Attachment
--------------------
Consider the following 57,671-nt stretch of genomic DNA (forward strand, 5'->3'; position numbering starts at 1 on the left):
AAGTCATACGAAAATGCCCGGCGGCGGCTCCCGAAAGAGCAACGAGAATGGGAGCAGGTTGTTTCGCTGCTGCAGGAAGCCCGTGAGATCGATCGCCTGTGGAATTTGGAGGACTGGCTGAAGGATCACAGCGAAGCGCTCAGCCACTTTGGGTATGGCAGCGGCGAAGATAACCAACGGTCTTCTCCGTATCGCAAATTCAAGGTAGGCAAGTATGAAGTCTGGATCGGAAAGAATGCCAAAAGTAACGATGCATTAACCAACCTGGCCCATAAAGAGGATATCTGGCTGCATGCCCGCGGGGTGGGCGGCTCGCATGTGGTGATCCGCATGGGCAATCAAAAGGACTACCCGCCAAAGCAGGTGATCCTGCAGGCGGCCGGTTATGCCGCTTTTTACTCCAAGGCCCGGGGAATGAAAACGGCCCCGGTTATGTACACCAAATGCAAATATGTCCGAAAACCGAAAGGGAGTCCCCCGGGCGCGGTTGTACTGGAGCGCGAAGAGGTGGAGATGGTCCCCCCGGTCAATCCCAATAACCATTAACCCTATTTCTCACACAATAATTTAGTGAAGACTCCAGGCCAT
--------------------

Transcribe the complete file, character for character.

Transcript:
Consider the following 57,671-nt stretch of genomic DNA (forward strand, 5'->3'; position numbering starts at 1 on the left):
AAGTCATACGAAAATGCCCGGCGGCGGCTCCCGAAAGAGCAACGAGAATGGGAGCAGGTTGTTTCGCTGCTGCAGGAAGCCCGTGAGATCGATCGCCTGTGGAATTTGGAGGACTGGCTGAAGGATCACAGCGAAGCGCTCAGCCACTTTGGGTATGGCAGCGGCGAAGATAACCAACGGTCTTCTCCGTATCGCAAATTCAAGGTAGGCAAGTATGAAGTCTGGATCGGAAAGAATGCCAAAAGTAACGATGCATTAACCAACCTGGCCCATAAAGAGGATATCTGGCTGCATGCCCGCGGGGTGGGCGGCTCGCATGTGGTGATCCGCATGGGCAATCAAAAGGACTACCCGCCAAAGCAGGTGATCCTGCAGGCGGCCGGTTATGCCGCTTTTTACTCCAAGGCCCGGGGAATGAAAACGGCCCCGGTTATGTACACCAAATGCAAATATGTCCGAAAACCGAAAGGGAGTCCCCCGGGCGCGGTTGTACTGGAGCGCGAAGAGGTGGAGATGGTCCCCCCGGTCAATCCCAATAACCATTAACCCTATTTCTCACACAATAATTTAGTGAAGACTCCAGGCCAT